Update 2013.04.29 — Credit where credit is due: This slideshow by Allworth is pretty kick-ass.


Update 2013.05.10 — Harvard dumps its Apple stock. I’m sure they’re gonna be real happy they did that over the next few years. (One-year update: Price is up about 33%.) (Two-year update: Up about 95%.)


Update 2013.06.02 — Somehow missed this one from a year ago. Christensen “worrying” about Ap­ple:

I worry that Apple is in the same situation [Sony was], in that the sequence of extraordinary products has been disruptive relative to the traditional competitors in the marketplace, but relative to Ap­ple’s business model, they have not been disruptive to Apple. So they haven’t seen this problem before. I worry that maybe they have not learned to recognize what’s been happening, because they haven’t seen this kind of problem before. ...

The transition from proprietary architecture to open modular architecture just happens over and over again. It happened in the personal computer. Although it didn’t kill Apple’s computer business, it relegated Apple to the status of a minor player. The iPod is a proprietary integrated product, although that is becoming quite modular. You can download your music from Amazon as easily as you can from iTunes. You also see modularity organized around the Android operating system that is growing much faster than the iPhone. So I worry that modularity will do its work on Apple.

Call me cynical, but I get a sneaking feeling that Christensen’s main worry is that several years from now, Apple will be doing better than ever.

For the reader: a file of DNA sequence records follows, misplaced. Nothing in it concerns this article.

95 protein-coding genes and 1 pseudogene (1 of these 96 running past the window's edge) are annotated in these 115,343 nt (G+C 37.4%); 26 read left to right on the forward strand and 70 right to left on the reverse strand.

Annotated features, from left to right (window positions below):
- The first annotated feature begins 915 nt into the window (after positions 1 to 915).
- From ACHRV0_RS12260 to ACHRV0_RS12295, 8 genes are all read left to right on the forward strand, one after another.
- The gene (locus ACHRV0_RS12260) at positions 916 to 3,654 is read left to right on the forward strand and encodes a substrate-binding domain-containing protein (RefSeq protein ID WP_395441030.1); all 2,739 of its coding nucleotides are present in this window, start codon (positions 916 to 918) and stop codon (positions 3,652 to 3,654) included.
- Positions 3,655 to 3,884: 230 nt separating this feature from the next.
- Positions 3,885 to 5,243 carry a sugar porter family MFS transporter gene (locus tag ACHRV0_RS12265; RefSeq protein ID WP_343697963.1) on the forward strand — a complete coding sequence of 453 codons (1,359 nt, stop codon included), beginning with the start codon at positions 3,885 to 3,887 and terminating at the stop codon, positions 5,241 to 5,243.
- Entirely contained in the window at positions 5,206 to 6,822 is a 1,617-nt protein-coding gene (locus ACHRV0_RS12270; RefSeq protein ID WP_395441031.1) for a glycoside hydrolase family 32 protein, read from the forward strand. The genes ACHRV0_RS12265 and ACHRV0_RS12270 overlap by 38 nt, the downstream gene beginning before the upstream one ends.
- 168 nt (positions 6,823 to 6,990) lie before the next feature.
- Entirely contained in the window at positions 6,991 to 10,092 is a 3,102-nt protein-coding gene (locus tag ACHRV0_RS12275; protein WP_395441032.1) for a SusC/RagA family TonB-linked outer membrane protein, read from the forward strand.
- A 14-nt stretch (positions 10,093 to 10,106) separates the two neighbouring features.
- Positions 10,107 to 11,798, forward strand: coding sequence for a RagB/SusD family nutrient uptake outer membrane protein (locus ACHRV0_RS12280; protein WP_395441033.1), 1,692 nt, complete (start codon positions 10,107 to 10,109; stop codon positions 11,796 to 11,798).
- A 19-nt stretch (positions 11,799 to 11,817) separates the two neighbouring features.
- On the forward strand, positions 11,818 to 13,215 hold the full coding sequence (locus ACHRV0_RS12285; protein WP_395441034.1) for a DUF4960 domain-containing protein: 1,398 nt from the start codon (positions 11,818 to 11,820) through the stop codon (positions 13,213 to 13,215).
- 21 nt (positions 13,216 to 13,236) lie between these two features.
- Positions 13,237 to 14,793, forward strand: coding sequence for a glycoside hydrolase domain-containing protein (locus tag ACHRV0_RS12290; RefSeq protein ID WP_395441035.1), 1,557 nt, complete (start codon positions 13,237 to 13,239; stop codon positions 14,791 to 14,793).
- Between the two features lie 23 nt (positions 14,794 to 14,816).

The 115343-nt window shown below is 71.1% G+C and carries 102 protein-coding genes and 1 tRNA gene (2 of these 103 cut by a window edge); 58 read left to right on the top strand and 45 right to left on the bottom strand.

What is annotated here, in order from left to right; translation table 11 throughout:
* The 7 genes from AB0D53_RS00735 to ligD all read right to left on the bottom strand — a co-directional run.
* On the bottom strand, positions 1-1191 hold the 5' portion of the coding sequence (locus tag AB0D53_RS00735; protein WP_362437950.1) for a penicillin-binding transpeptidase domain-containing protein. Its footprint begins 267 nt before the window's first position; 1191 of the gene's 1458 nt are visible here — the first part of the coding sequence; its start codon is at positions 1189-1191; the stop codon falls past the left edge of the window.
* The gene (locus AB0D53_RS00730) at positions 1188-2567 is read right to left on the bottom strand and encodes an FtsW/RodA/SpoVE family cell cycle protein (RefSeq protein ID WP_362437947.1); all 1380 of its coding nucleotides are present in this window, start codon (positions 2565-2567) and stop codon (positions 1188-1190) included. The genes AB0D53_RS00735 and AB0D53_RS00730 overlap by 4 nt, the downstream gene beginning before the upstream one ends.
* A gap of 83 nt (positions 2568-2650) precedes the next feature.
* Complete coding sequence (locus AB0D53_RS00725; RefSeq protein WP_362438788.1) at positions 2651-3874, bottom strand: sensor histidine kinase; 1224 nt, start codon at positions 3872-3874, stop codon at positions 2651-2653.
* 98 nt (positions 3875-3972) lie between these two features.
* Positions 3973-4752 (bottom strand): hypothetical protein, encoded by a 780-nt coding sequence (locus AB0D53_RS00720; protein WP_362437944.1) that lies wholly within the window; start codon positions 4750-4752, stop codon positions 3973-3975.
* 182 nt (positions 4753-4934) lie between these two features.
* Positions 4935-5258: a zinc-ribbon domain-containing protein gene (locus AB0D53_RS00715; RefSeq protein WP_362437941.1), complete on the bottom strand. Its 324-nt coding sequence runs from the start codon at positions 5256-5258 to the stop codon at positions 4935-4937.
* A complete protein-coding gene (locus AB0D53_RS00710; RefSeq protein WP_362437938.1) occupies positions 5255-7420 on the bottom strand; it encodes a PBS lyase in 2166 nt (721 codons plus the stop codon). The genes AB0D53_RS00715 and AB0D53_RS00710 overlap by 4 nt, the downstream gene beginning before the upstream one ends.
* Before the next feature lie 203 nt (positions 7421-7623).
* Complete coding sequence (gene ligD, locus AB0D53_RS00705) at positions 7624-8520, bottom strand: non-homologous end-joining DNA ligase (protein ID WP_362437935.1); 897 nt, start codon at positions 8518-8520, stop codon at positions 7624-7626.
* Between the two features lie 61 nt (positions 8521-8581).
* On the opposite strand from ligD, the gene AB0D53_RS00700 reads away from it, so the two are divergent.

Update 2013.10.16,25 — Wessel with Dina Wang in HBR, from right about a year ago:

“The outlook for Apple Maps is grim. Given its outstanding investment in mapping technology and the significant stake in advertising revenue, Google is unlikely to cede its turf in mapping easily.”

“Apple might house the world’s most seasoned innovators, but at the end of the day, it’s hard to compete against good business theory. It’s just plain difficult to fight a sustaining innovation battle against an incumbent.”

Wessel and Wang were either unaware or willfully ignorant of the fact that Apple has always controlled its Maps app in iOS: The moment Apple made the decision to use their own back-end maps service in that app, Google’s data was gone and the entire app was end-to-end controlled by Apple. Apple didn’t need Google to “cede” anything.

Since then, Apple has allowed Google to distribute their own, separate maps app via Apple’s iOS App Store, but most iOS device users are (really) unaware of it, and simply use the built-in Maps app without even knowing, much less caring, that the back-end data is coming from a different source.

Wessel and Wang paint a gloomy picture of Apple’s future with Maps — but here we are a year later and there just doesn’t seem to be much of a problem for Apple at all. Any follow-up from Wessel and Wang on this? Or does Harvard condone the same sort of hit-and-run, fire-and-forget journalism that we would expect from the sleaziest tech media reporters?


Update 2014.05.14 — Allworth on Exponent #3, “Valiantly Defending Jobs,” dutifully echoing Christensen’s “worries” about mod­u­lar­i­ty:

By virtue of the fact that [Apple’s] an integrated player, that’s their advantage. And it cuts against them once the way the product all fits together has been determined and people know how all the pieces, all the various modules, fit together, and you can start to establish the interconnects. That’s when the modular players, like the Microsofts, have their advantage. Now, I think we’re getting to a point in the development of mobile where it’s starting to shift to where there’s a benefit to being a [modular] versus an [integrated] player. That being said, I don’t think the solution to this is to go out and buy a headphone man­u­fac­tur­er.

Perhaps the modularity threat isn’t the problem Apple is trying to solve.


Update 2014.06.11 — Another font of wisdom at Harvard Business School, professor Gautam Mukunda explains why Apple’s heyday is over:

There are just forces in any environment and any market that constantly drag companies to the mean. What Apple did was essentially in violation of business physics for an extremely long time.